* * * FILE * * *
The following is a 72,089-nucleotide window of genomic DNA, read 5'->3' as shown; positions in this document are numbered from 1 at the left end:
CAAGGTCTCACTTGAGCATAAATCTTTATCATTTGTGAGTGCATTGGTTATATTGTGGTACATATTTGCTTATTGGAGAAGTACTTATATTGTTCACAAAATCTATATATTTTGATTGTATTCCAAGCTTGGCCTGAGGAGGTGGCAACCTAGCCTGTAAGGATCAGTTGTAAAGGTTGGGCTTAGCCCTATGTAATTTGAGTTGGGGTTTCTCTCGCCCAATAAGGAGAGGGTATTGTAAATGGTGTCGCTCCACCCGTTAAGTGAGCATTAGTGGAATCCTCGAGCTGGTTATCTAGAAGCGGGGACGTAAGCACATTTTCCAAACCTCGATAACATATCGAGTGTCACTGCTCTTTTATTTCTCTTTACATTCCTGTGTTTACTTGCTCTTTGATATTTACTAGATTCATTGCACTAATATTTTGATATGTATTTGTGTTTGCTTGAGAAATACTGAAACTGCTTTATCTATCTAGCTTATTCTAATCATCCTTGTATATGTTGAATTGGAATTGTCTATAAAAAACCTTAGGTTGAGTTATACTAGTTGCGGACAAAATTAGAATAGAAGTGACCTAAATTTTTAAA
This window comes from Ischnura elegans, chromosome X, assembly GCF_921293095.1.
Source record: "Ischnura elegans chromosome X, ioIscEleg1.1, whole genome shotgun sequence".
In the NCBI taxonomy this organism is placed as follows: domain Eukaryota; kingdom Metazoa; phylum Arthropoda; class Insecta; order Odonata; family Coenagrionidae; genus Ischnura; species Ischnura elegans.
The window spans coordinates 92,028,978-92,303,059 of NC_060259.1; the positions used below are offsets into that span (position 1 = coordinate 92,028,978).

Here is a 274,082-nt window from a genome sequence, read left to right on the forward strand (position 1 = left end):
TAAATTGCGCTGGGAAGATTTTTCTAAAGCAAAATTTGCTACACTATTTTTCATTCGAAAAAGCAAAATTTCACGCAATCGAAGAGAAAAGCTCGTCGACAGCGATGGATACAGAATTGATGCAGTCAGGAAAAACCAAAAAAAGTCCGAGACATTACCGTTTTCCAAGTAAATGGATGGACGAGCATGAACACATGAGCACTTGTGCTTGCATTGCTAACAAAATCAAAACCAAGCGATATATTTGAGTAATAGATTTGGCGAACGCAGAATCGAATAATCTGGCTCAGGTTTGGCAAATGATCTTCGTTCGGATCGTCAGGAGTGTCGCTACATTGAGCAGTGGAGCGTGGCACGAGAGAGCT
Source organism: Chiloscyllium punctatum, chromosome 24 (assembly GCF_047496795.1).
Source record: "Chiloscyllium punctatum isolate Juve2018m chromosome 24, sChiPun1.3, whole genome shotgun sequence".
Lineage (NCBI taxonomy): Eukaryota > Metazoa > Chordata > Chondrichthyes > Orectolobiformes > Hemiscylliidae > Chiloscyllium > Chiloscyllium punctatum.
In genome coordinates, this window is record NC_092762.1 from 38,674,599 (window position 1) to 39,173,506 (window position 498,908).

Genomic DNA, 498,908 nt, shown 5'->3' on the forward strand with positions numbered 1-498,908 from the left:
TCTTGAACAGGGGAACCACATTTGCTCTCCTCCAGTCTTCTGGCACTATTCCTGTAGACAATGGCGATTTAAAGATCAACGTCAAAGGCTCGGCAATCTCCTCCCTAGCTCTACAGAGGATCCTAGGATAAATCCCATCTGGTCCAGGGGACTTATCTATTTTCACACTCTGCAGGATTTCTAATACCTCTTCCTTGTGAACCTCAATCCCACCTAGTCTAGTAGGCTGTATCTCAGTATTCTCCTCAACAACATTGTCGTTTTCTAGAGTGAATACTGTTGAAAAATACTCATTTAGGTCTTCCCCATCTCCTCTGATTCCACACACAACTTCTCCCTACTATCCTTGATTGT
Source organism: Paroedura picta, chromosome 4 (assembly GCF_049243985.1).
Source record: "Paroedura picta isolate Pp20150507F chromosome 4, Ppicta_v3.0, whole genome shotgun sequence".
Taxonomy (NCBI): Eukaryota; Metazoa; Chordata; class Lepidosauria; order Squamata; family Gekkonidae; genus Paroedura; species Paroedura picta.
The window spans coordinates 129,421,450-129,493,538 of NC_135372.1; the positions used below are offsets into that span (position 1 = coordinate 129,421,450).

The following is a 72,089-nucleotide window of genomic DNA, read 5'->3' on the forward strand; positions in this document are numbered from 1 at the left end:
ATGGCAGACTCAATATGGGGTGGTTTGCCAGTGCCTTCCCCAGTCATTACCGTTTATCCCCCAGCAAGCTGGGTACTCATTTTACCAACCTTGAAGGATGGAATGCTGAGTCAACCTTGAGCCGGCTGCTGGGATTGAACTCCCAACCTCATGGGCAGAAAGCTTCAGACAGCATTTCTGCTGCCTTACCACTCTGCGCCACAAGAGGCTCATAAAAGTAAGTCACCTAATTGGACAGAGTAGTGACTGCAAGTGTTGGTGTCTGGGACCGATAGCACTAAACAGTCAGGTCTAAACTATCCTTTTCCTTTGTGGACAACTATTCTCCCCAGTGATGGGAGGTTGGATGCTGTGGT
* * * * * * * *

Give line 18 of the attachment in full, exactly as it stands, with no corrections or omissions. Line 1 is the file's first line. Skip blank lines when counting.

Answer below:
The window spans coordinates 129,421,450-129,493,538 of NC_135372.1; the positions used below are offsets into that span (position 1 = coordinate 129,421,450).